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Special deliveries: Friends who are midwives ‘catch’ each others babies

  • Laura Motyl, a certified nurse midwife, left, attends to patient Yesenia Mejia of Springfield during a routine prenatal care visit at the midwifery clinic at Baystate Medical Center in Springfield. GAZETTE STAFF/SARAH CROSBY PHOTOS

  • Laura Motyl, a certified nurse midwife, is shown Dec. 9, 2016 in the midwifery clinic at Baystate Medical Center in Springfield. —GAZETTE STAFF/SARAH CROSBY

  • Laura Motyl, a certified nurse midwife, right, attends to patient Yesenia Mejia of Springfield in the midwifery clinic at Baystate Medical Center in Springfield. —GAZETTE STAFF/SARAH CROSBY

  • Vanessa Thomas and her husband Jason John Thomas hold their son Jason John Thomas Jr. after his birth in May at Baystate Medical Center.  Vanessa Thomas—Contributed Photo

  • Midwife Vanessa Thomas, 34, above, gave birth to her son, Jason John, in May at Baystate Medical Center with the help of her midwife Laura Motyl. Vanessa Thomas—Contributed Photo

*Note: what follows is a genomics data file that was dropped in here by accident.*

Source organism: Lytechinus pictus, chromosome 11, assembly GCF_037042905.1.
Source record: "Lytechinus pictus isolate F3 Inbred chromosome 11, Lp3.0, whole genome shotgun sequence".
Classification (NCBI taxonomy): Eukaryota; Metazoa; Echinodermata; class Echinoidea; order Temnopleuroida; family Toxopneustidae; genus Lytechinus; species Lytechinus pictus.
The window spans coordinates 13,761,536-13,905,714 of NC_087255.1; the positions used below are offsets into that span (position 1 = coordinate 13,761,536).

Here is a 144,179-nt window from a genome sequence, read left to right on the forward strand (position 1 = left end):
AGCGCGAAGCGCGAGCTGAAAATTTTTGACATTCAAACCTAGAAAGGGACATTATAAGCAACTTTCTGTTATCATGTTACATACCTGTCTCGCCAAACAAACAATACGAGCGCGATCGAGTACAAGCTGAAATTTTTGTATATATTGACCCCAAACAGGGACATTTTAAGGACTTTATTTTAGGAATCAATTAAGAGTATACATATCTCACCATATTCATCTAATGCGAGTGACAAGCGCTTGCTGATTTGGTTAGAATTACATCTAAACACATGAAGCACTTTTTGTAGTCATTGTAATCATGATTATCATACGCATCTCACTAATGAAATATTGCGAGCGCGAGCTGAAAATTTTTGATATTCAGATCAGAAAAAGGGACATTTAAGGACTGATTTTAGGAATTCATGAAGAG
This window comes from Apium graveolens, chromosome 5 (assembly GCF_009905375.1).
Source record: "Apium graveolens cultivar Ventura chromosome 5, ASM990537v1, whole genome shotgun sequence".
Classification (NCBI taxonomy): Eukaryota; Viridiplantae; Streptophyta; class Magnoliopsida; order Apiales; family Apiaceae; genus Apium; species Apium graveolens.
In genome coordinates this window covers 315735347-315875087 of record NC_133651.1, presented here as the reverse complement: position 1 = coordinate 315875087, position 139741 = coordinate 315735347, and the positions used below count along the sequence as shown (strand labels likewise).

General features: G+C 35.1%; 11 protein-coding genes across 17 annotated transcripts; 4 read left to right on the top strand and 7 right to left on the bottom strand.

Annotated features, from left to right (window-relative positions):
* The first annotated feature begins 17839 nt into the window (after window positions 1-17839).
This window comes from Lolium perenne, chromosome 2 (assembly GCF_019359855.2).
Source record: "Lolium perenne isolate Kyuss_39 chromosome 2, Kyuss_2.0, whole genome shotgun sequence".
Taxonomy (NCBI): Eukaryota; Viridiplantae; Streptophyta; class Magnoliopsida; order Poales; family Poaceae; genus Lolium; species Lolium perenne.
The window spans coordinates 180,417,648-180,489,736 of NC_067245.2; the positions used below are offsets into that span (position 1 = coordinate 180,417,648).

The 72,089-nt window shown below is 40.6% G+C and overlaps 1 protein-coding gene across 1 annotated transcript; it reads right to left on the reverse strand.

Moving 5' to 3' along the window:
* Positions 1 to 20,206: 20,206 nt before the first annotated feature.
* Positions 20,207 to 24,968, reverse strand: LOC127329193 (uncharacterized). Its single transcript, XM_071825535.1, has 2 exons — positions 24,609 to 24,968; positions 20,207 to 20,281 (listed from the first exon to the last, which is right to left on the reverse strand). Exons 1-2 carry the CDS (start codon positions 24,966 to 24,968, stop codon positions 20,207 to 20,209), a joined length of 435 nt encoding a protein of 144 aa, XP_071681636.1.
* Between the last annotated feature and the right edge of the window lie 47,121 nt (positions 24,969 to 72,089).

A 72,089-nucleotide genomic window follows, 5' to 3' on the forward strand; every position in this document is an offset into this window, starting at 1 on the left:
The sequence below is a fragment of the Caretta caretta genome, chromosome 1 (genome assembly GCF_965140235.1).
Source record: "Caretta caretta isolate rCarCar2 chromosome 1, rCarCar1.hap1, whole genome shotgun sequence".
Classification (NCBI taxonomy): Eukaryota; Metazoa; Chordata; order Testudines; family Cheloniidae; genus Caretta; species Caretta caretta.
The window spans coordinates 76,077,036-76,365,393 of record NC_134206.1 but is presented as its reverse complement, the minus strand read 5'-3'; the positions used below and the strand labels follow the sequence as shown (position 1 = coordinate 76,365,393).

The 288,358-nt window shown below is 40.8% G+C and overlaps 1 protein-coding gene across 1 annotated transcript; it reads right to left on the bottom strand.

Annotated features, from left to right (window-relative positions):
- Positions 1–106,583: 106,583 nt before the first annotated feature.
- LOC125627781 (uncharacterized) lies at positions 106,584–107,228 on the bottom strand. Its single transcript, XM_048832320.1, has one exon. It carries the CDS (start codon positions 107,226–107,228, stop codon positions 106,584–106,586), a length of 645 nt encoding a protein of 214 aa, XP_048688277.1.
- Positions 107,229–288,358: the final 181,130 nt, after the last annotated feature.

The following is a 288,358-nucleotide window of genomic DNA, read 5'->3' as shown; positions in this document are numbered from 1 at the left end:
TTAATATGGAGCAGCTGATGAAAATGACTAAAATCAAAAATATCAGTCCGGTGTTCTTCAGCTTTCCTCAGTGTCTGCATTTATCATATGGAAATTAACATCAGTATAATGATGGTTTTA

• Certified nurse midwife Catherine Ruell's baby was delivered by her former teacher Laura Motyl and her classmate Vanessa Thomas at Baystate Medical Center in Springfield. Vanessa Thomas—Contributed Photo



Gazette Staff
Thursday, January 26, 2017

When her water broke — a sign that her baby’s birth was imminent — Catherine Ruell of Belchertown knew that two of her friends would be at the hospital to witness one of the most intimate moments of her life. Laura Motyl and Vanessa Thomas are midwives, as she is, and they wanted to be there to catch Ruell’s first child, Scarlett, when she emerged from the birth canal.

Ruell, 28, took a deep inhale, let go of her fears, and rode the wave of pain and trusted that she and the baby were in good hands at Baystate Medical Center in Springfield.